Coat of Arms
SHIELD: Azure, in base two chevronels Or, on a pale Gules an unsheathed enlisted sword point down Proper, overall a crested helmet of antiquity of the second garnished Purpure, in dexter chief a mullet Or, a bordure of the last. On a wreath Or and Azure the inverted star of the Medal of Honor Proper surmounted by the Marine Corps eagle, globe and anchor insignia Argent intertwining in base the Combat Action Ribbon Proper.
Shield: The colors dark blue and gold represent the United States Navy. The two chevronels in base recall Corporal Dunham’s rank. The scarlet pale represents the Marine Corps and refers to the trouser stripe worn by Non Commissioned Officers. The Marine Corps Non Commissioned Officers sword on the stripe is point down, signifying Cpl Dunham’s sacrifice of his life to protect his troops. The helmet of antiquity recalls the service traditions of brotherhood which hold true today and recalls the incident of enemy attack on Cpl Dunham’s squad during which he used his helmet to contain a grenade and covered it with his body to protect his squad at the cost of his own life. The purple detail on the helmet refers to the Purple Heart Medal awarded Cpl Dunham. The distinctive shield shape is that used on the state arms of New York, Cpl Dunham’s home state. The gold mullet in dexter chief signifies the loss of Cpl Dunham to his service and his family. The gold border denotes the unity and cohesion of Marine Corps service members which characterize the force and clearly influenced Cpl Dunham’s action in defense of his troops.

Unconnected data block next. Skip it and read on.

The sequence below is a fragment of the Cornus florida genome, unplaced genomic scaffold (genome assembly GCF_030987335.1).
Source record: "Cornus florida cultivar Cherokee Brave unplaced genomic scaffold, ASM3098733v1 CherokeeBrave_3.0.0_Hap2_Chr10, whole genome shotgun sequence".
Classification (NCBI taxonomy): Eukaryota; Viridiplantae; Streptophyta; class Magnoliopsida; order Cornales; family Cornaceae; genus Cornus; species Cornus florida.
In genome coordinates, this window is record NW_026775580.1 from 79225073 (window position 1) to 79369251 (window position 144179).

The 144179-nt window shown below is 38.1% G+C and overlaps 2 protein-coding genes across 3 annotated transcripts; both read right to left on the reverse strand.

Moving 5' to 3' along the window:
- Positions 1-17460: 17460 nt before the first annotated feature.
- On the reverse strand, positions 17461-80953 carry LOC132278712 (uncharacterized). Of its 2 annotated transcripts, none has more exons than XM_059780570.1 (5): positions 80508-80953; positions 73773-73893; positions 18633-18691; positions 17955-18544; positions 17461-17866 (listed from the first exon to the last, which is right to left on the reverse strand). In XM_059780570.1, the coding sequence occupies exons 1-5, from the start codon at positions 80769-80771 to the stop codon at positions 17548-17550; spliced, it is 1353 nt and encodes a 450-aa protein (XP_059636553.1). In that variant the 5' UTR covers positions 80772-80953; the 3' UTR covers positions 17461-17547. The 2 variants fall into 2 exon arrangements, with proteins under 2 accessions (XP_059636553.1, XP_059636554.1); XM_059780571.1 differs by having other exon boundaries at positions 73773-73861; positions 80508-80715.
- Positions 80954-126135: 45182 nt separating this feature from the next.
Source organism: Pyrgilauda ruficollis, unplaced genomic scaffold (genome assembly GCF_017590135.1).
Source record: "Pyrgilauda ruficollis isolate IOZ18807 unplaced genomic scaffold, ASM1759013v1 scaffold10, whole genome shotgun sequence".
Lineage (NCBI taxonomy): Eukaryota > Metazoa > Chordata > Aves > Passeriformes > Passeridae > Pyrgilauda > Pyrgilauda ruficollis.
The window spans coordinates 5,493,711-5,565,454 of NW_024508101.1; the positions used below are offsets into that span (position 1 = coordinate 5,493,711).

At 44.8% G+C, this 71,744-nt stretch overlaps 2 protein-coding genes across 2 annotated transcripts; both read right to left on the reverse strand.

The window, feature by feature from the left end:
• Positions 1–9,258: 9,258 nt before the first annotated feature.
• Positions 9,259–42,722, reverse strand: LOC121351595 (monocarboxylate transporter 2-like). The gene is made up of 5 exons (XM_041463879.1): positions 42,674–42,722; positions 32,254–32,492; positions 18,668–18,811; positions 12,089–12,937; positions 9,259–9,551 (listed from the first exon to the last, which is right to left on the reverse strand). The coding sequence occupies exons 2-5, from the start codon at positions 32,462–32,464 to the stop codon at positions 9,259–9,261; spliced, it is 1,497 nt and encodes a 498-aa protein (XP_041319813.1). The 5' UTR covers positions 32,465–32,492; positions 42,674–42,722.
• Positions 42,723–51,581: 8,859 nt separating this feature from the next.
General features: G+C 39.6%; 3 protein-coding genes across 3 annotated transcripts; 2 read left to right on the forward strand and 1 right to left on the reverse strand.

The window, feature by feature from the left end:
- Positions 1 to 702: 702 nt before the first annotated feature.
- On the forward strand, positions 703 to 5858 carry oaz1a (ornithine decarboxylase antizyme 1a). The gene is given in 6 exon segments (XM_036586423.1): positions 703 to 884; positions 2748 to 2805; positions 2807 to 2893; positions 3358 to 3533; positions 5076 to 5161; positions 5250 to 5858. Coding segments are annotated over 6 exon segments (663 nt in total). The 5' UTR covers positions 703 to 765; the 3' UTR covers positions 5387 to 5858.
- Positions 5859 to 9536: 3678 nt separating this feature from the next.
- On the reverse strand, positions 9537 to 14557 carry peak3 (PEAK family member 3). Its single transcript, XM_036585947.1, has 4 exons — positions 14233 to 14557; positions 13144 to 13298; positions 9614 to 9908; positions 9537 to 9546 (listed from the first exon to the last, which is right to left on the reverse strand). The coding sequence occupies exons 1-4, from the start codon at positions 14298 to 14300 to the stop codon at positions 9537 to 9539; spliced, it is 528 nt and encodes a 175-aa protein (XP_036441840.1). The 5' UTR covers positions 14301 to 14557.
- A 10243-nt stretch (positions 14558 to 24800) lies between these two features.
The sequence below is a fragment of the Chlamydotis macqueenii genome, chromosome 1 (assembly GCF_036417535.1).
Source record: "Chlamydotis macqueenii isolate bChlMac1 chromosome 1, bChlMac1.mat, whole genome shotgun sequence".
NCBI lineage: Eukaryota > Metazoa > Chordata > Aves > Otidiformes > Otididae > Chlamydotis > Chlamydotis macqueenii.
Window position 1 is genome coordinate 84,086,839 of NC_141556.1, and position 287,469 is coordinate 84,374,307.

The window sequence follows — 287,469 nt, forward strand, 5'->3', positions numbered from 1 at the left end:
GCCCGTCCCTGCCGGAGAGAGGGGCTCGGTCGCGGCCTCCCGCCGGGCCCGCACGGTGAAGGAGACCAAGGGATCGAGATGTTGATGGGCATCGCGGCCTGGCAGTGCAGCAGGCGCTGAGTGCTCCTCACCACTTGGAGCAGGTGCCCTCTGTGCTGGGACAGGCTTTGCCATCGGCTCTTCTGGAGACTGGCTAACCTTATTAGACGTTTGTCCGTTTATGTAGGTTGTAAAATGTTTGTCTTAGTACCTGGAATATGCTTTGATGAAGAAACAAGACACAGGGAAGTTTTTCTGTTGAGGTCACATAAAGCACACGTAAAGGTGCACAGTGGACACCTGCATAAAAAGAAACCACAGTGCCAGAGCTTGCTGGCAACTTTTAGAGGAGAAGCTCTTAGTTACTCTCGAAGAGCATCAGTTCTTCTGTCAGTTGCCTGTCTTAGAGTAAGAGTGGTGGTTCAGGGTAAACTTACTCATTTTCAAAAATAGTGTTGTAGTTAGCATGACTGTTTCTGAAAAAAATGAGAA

Crest: The decorations awarded Corporal Dunham are represented along with the eagle, globe and anchor insignia of the United States Marine Corps; the inverted mullet symbolizes the Medal of Honor, the nation’s highest decoration for valor awarded to Cpl Dunham for his sacrifice in protecting his squad, and the Combat Action Ribbon, awarded to him along with the Purple Heart Medal, which is referenced on the antique helmet appearing on the shield.